Connect with us

Markets

Bankers Join Whistleblowing Bandwagon, Expose Illicit Transactions of Public Officers

Published

on

EFCC

Bankers, mainly account officers, have started to take advantage of the federal government’s whistleblowing policy to report the wrongdoings of former and current public office holders suspected to have embezzled public funds and stashed them in several Nigerian banks.

A reliable source with the Economic and Financial Crimes Commission (EFCC), who disclosed this at the weekend, said that some bankers have been encouraged largely by the reward of between 2.5 per cent (minimum) and five per cent (maximum) of the total amount recovered.

According to the source, several former and current public officers who had allegedly stolen from the treasury either hid the physical cash in safe houses or used shell companies, close aides, associates and family members to stash the ill-gotten funds in bank accounts using the names of the companies or their friends, family members and associates.

However, though the accounts are not in the names of the political office holders, they usually operate the accounts themselves, a fact that is well known by the bank account officers who help them to manage the accounts.

As a result, since the federal government unveiled the whistleblowing policy as a means of recovering stolen public sector funds, a number of junior and middle-level bankers have been quietly ratting on the true beneficiaries of the accounts in order to cash in on the rewards derivable from the policy.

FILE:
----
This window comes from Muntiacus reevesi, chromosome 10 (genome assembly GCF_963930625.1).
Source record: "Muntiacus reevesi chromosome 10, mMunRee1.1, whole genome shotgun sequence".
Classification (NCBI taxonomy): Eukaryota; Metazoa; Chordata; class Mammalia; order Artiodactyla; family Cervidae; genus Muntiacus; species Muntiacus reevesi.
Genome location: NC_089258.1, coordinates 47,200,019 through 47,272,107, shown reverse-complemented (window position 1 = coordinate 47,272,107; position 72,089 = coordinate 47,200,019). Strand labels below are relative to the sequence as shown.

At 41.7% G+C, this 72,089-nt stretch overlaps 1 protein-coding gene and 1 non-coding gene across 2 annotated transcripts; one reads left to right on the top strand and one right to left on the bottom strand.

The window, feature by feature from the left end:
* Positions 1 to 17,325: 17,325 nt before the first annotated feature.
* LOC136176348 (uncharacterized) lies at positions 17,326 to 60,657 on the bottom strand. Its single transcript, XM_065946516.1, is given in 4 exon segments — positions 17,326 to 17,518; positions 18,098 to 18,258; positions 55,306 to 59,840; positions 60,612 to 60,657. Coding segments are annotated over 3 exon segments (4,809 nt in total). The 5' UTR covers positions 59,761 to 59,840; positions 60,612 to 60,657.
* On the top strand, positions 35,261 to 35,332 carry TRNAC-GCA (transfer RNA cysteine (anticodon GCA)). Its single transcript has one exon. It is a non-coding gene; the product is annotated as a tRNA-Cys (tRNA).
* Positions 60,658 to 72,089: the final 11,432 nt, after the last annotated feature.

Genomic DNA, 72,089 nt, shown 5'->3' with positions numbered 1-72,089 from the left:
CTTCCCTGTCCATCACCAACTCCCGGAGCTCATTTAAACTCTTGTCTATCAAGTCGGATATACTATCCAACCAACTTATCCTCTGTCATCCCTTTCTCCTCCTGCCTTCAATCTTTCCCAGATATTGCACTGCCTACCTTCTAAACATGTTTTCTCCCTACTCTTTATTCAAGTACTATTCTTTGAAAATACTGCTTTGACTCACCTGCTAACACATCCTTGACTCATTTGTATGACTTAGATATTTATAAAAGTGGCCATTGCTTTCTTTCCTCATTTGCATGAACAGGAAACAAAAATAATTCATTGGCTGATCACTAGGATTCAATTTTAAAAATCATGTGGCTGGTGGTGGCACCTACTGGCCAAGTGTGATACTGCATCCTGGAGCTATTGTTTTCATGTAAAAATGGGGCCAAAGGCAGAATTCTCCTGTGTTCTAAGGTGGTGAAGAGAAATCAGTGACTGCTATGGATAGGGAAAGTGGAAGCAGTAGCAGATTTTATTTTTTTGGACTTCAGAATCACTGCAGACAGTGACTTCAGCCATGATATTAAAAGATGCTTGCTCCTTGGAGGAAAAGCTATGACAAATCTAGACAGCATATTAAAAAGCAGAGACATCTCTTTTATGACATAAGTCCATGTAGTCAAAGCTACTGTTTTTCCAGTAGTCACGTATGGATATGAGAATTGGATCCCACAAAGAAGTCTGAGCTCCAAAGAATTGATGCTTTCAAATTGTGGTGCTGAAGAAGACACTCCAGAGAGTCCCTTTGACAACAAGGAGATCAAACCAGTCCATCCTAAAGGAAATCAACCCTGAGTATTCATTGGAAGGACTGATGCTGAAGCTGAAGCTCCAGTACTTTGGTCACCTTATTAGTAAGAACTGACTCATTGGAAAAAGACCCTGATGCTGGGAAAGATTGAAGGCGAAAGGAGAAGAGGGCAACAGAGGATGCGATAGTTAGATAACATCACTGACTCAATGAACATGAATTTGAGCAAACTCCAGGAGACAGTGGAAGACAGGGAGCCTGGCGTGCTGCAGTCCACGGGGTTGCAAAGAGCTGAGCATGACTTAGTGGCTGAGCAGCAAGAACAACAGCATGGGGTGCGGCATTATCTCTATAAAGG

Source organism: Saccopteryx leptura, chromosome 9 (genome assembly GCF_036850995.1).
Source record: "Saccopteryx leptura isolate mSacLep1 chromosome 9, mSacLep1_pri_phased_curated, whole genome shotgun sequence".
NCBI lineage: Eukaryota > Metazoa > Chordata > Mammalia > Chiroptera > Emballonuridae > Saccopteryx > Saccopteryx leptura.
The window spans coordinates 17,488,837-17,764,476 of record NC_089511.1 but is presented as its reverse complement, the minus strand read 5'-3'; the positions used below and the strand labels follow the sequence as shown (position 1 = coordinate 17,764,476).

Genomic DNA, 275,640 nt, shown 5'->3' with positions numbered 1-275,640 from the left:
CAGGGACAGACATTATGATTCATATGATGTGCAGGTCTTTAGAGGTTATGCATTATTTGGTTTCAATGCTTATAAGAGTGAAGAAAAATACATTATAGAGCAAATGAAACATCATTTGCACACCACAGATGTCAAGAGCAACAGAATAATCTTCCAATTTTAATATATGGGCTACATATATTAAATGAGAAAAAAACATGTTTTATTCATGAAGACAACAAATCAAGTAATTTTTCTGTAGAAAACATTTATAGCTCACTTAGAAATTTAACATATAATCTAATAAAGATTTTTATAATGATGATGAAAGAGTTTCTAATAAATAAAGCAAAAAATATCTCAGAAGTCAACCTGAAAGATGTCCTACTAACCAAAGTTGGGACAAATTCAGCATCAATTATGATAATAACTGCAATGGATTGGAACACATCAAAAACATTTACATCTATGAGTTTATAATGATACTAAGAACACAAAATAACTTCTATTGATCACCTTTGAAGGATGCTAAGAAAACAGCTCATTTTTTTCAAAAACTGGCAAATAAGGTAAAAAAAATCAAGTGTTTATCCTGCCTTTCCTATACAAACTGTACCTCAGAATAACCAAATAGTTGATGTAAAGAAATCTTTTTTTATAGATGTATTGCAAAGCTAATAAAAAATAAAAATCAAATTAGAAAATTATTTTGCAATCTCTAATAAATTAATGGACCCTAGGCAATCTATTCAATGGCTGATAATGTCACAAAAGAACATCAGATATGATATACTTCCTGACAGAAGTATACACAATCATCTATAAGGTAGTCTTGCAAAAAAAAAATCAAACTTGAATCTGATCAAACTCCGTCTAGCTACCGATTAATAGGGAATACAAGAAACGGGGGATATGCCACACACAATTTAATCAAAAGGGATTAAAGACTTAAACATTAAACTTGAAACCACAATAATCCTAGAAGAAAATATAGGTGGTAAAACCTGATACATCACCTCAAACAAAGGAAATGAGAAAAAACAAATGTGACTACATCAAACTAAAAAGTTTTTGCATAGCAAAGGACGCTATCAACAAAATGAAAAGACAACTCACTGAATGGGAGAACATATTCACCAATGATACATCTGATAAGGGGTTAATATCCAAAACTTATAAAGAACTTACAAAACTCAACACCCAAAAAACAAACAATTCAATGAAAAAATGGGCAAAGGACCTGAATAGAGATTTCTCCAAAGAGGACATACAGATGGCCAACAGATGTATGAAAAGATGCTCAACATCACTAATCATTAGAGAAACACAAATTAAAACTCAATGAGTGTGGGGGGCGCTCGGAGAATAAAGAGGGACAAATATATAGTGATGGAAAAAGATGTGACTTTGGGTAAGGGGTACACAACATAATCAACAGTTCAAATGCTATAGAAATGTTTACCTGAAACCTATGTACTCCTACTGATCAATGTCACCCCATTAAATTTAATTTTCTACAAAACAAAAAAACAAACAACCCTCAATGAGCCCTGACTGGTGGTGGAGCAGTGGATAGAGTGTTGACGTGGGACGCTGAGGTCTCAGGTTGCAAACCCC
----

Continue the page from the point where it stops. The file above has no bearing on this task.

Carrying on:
The EFCC source said that once the commission is contacted by a banker, it is usually easy to identify the real beneficiary of the bank accounts through the Bank Verification Number (BVN), since an account holder can only have one BVN for all of his individual and company accounts.

The source said: “Junior to middle-level account officers in the banks are the major whistleblowers. That is why we (EFCC) have been recovering a lot of money since the policy was unveiled.

“They are ratting on politicians and public office holders. Some of these politicians use shell companies; some use companies in which they are not even directors or shareholders. Some also use friends, family members and associates.

“But because the public office holders still manage the accounts themselves, the BVNs can still be traced to them.